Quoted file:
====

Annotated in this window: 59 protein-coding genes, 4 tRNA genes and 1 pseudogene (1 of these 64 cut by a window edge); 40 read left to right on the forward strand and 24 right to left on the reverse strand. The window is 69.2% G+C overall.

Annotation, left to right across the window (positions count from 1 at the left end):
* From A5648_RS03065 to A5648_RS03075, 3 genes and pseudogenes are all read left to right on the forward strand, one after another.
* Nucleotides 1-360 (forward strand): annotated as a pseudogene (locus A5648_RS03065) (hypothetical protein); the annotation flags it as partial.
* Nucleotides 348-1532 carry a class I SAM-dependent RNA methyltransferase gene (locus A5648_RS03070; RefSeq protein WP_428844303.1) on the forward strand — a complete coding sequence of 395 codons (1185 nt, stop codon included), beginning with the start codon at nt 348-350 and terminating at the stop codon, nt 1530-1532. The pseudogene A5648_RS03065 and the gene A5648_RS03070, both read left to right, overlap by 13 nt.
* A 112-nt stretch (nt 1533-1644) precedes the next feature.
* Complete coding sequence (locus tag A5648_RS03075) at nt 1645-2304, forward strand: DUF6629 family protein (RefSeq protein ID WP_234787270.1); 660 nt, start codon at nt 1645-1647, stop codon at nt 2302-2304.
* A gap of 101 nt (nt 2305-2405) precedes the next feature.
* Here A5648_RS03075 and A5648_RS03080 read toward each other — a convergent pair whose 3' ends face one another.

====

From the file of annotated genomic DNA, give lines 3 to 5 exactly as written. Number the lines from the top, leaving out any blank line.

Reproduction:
* From A5648_RS03065 to A5648_RS03075, 3 genes and pseudogenes are all read left to right on the forward strand, one after another.
* Nucleotides 1-360 (forward strand): annotated as a pseudogene (locus A5648_RS03065) (hypothetical protein); the annotation flags it as partial.
* Nucleotides 348-1532 carry a class I SAM-dependent RNA methyltransferase gene (locus A5648_RS03070; RefSeq protein WP_428844303.1) on the forward strand — a complete coding sequence of 395 codons (1185 nt, stop codon included), beginning with the start codon at nt 348-350 and terminating at the stop codon, nt 1530-1532. The pseudogene A5648_RS03065 and the gene A5648_RS03070, both read left to right, overlap by 13 nt.